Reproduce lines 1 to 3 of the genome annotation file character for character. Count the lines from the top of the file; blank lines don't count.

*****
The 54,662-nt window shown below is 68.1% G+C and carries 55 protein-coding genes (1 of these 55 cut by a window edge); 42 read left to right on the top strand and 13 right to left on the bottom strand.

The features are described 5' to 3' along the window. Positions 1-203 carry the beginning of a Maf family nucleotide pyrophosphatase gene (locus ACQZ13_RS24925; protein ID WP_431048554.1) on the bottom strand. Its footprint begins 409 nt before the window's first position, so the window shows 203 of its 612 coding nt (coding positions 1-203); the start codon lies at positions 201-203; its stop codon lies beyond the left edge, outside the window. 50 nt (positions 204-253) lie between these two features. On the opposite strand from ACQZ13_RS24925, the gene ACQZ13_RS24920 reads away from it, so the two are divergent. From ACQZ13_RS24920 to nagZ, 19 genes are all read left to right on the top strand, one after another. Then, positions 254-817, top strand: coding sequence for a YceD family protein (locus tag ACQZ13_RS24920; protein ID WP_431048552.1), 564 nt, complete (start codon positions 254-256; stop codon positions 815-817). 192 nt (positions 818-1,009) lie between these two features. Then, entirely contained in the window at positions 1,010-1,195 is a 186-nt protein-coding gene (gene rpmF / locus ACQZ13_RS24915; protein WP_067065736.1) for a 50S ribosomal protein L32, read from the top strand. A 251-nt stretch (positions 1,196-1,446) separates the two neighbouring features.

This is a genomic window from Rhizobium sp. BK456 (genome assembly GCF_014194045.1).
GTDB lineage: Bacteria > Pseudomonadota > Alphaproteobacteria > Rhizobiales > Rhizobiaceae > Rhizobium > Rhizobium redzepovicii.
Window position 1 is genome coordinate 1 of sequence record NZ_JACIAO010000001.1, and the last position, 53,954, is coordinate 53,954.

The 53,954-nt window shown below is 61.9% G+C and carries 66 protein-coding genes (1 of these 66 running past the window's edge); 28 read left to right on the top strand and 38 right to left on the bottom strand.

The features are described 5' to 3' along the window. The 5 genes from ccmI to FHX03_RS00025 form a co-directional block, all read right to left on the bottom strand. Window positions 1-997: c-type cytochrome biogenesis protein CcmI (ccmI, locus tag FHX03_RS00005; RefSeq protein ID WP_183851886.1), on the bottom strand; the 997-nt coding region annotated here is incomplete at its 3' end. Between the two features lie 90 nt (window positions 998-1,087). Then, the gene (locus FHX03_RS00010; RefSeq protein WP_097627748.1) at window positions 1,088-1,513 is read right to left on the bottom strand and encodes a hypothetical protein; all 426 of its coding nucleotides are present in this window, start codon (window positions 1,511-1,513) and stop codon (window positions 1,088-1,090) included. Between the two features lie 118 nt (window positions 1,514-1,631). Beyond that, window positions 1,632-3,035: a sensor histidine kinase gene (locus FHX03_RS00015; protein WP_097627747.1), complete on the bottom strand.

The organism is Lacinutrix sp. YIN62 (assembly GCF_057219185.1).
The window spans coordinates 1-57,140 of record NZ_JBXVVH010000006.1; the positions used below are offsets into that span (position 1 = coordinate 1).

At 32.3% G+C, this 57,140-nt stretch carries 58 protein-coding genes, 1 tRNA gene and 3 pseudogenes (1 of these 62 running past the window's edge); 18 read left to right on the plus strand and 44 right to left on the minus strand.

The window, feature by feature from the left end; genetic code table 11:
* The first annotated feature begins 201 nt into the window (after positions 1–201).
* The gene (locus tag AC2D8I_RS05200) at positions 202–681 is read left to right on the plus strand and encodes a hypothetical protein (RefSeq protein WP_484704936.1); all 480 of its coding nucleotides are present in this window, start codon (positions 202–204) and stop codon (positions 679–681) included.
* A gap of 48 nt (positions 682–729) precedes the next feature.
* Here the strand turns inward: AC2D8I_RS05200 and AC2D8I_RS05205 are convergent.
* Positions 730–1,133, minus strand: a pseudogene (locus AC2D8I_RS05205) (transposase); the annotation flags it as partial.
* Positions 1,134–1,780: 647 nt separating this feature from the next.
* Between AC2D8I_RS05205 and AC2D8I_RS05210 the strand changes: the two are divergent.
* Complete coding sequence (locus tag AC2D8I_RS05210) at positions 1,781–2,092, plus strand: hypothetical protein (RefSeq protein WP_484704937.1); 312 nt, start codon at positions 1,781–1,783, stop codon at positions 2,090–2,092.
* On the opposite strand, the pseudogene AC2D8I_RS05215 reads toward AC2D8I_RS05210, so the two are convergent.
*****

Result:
The 54,662-nt window shown below is 68.1% G+C and carries 55 protein-coding genes (1 of these 55 cut by a window edge); 42 read left to right on the top strand and 13 right to left on the bottom strand.

The features are described 5' to 3' along the window. Positions 1-203 carry the beginning of a Maf family nucleotide pyrophosphatase gene (locus ACQZ13_RS24925; protein ID WP_431048554.1) on the bottom strand. Its footprint begins 409 nt before the window's first position, so the window shows 203 of its 612 coding nt (coding positions 1-203); the start codon lies at positions 201-203; its stop codon lies beyond the left edge, outside the window. 50 nt (positions 204-253) lie between these two features. On the opposite strand from ACQZ13_RS24925, the gene ACQZ13_RS24920 reads away from it, so the two are divergent. From ACQZ13_RS24920 to nagZ, 19 genes are all read left to right on the top strand, one after another. Then, positions 254-817, top strand: coding sequence for a YceD family protein (locus tag ACQZ13_RS24920; protein ID WP_431048552.1), 564 nt, complete (start codon positions 254-256; stop codon positions 815-817). 192 nt (positions 818-1,009) lie between these two features. Then, entirely contained in the window at positions 1,010-1,195 is a 186-nt protein-coding gene (gene rpmF / locus ACQZ13_RS24915; protein WP_067065736.1) for a 50S ribosomal protein L32, read from the top strand. A 251-nt stretch (positions 1,196-1,446) separates the two neighbouring features.

This is a genomic window from Rhizobium sp. BK456 (genome assembly GCF_014194045.1).